Identifying Features of Legible Manipulation Paths
|Title||Identifying Features of Legible Manipulation Paths|
|Year of Publication||2014|
|Academic Department||Computer Science|
|University||Rutgers, the State University of New Jersey|
|City||Piscataway, New Jersey|
|Keywords||Co-robots, Human robot interaction, Legible paths, Manipulator|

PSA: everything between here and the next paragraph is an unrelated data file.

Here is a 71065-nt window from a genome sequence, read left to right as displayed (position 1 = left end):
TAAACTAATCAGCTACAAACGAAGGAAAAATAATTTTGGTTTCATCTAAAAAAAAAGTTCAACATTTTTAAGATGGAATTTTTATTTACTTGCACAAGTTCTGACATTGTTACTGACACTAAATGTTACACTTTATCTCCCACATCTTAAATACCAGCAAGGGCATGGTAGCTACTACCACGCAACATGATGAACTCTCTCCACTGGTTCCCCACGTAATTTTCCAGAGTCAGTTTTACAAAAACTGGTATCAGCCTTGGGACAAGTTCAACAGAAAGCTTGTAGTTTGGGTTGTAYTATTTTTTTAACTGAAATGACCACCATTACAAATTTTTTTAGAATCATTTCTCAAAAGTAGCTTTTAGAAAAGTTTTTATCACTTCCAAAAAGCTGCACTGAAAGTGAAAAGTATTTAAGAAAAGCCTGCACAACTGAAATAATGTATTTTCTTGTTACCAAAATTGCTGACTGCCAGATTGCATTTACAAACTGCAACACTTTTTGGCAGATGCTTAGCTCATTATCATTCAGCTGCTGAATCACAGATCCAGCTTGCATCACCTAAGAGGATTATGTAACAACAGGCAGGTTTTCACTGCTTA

This work performs an experimental study on the legibility of paths executed by a manipulation arm available on a Baxter robot. In this context, legibility is defined as the ability of people to effectively predict the target of the arm's motion. Paths that are legible can improve the collaboration of robots with humans since they allow people to intuitively understand the robot's intentions. Each experimental trial in this study reproduces manipulator motions to one of many targets in front of the robot. An appropriate experimental setup was developed in order to collect the responses of people in terms of the perceived robot's target during the execution of a trajectory by Baxter. The objective of the experimental setup was to minimize the cognitive load of the human subjects during the collection of data. The extensive experimental data provide insights into the features of motion that make certain paths more legible for humans than other paths. For instance, motions where the end-effector is oriented towards the intended target appear to be better in terms of legibility than alternatives.